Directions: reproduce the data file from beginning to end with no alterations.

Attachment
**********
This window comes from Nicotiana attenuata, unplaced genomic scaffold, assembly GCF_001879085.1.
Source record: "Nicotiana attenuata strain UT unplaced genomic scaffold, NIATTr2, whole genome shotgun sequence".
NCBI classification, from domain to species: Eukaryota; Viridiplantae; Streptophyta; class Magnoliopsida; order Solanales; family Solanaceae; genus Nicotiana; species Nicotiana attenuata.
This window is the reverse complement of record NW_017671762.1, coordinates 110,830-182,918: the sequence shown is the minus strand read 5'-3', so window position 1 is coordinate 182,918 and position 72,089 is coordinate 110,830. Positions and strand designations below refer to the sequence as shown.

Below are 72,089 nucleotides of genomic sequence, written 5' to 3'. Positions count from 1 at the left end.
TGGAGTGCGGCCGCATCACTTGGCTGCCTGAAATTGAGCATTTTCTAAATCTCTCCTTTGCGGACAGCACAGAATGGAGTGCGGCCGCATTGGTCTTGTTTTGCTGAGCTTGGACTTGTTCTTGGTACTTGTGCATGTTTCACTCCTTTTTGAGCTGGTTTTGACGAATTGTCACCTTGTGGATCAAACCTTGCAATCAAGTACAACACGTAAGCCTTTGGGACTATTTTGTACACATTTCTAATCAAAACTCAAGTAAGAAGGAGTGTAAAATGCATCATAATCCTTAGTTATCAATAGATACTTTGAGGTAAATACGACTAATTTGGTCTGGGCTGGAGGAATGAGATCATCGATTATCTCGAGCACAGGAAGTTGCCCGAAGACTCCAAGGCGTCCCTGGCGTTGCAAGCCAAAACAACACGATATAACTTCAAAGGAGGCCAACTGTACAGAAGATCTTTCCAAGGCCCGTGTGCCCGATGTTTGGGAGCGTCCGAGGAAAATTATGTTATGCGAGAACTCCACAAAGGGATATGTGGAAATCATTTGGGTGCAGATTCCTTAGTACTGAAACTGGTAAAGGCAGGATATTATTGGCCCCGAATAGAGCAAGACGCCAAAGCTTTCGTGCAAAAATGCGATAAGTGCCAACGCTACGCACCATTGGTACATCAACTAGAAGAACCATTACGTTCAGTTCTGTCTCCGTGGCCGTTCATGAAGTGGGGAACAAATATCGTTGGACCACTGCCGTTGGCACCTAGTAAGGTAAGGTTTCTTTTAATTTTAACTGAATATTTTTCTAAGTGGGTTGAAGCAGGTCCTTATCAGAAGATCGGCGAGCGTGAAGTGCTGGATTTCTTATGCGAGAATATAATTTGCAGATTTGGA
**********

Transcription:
This window comes from Nicotiana attenuata, unplaced genomic scaffold, assembly GCF_001879085.1.
Source record: "Nicotiana attenuata strain UT unplaced genomic scaffold, NIATTr2, whole genome shotgun sequence".
NCBI classification, from domain to species: Eukaryota; Viridiplantae; Streptophyta; class Magnoliopsida; order Solanales; family Solanaceae; genus Nicotiana; species Nicotiana attenuata.
This window is the reverse complement of record NW_017671762.1, coordinates 110,830-182,918: the sequence shown is the minus strand read 5'-3', so window position 1 is coordinate 182,918 and position 72,089 is coordinate 110,830. Positions and strand designations below refer to the sequence as shown.

Below are 72,089 nucleotides of genomic sequence, written 5' to 3'. Positions count from 1 at the left end.
TGGAGTGCGGCCGCATCACTTGGCTGCCTGAAATTGAGCATTTTCTAAATCTCTCCTTTGCGGACAGCACAGAATGGAGTGCGGCCGCATTGGTCTTGTTTTGCTGAGCTTGGACTTGTTCTTGGTACTTGTGCATGTTTCACTCCTTTTTGAGCTGGTTTTGACGAATTGTCACCTTGTGGATCAAACCTTGCAATCAAGTACAACACGTAAGCCTTTGGGACTATTTTGTACACATTTCTAATCAAAACTCAAGTAAGAAGGAGTGTAAAATGCATCATAATCCTTAGTTATCAATAGATACTTTGAGGTAAATACGACTAATTTGGTCTGGGCTGGAGGAATGAGATCATCGATTATCTCGAGCACAGGAAGTTGCCCGAAGACTCCAAGGCGTCCCTGGCGTTGCAAGCCAAAACAACACGATATAACTTCAAAGGAGGCCAACTGTACAGAAGATCTTTCCAAGGCCCGTGTGCCCGATGTTTGGGAGCGTCCGAGGAAAATTATGTTATGCGAGAACTCCACAAAGGGATATGTGGAAATCATTTGGGTGCAGATTCCTTAGTACTGAAACTGGTAAAGGCAGGATATTATTGGCCCCGAATAGAGCAAGACGCCAAAGCTTTCGTGCAAAAATGCGATAAGTGCCAACGCTACGCACCATTGGTACATCAACTAGAAGAACCATTACGTTCAGTTCTGTCTCCGTGGCCGTTCATGAAGTGGGGAACAAATATCGTTGGACCACTGCCGTTGGCACCTAGTAAGGTAAGGTTTCTTTTAATTTTAACTGAATATTTTTCTAAGTGGGTTGAAGCAGGTCCTTATCAGAAGATCGGCGAGCGTGAAGTGCTGGATTTCTTATGCGAGAATATAATTTGCAGATTTGGA